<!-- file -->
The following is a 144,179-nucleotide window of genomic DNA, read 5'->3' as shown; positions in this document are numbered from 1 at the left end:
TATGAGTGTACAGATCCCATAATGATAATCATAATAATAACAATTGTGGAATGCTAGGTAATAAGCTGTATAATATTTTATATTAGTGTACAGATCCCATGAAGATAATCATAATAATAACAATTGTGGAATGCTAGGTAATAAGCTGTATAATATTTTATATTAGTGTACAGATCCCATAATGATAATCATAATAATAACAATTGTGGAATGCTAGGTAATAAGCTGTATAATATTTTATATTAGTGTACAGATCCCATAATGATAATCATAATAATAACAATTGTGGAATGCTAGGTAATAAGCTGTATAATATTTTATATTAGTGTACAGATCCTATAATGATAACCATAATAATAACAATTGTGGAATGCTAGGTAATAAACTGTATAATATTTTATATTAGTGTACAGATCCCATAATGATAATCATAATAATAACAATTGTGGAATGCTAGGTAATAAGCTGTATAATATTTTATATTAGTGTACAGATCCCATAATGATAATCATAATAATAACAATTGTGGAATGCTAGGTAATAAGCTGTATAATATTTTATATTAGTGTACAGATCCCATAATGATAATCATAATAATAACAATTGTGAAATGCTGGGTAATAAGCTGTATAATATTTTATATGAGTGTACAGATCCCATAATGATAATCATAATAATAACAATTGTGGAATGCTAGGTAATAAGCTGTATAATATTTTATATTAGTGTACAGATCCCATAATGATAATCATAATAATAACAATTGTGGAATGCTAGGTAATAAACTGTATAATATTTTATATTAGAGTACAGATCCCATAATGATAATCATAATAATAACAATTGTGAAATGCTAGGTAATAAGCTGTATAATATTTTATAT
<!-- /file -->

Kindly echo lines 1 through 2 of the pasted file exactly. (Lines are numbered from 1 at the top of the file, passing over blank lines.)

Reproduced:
The following is a 144,179-nucleotide window of genomic DNA, read 5'->3' as shown; positions in this document are numbered from 1 at the left end:
TATGAGTGTACAGATCCCATAATGATAATCATAATAATAACAATTGTGGAATGCTAGGTAATAAGCTGTATAATATTTTATATTAGTGTACAGATCCCATGAAGATAATCATAATAATAACAATTGTGGAATGCTAGGTAATAAGCTGTATAATATTTTATATTAGTGTACAGATCCCATAATGATAATCATAATAATAACAATTGTGGAATGCTAGGTAATAAGCTGTATAATATTTTATATTAGTGTACAGATCCCATAATGATAATCATAATAATAACAATTGTGGAATGCTAGGTAATAAGCTGTATAATATTTTATATTAGTGTACAGATCCTATAATGATAACCATAATAATAACAATTGTGGAATGCTAGGTAATAAACTGTATAATATTTTATATTAGTGTACAGATCCCATAATGATAATCATAATAATAACAATTGTGGAATGCTAGGTAATAAGCTGTATAATATTTTATATTAGTGTACAGATCCCATAATGATAATCATAATAATAACAATTGTGGAATGCTAGGTAATAAGCTGTATAATATTTTATATTAGTGTACAGATCCCATAATGATAATCATAATAATAACAATTGTGAAATGCTGGGTAATAAGCTGTATAATATTTTATATGAGTGTACAGATCCCATAATGATAATCATAATAATAACAATTGTGGAATGCTAGGTAATAAGCTGTATAATATTTTATATTAGTGTACAGATCCCATAATGATAATCATAATAATAACAATTGTGGAATGCTAGGTAATAAACTGTATAATATTTTATATTAGAGTACAGATCCCATAATGATAATCATAATAATAACAATTGTGAAATGCTAGGTAATAAGCTGTATAATATTTTATAT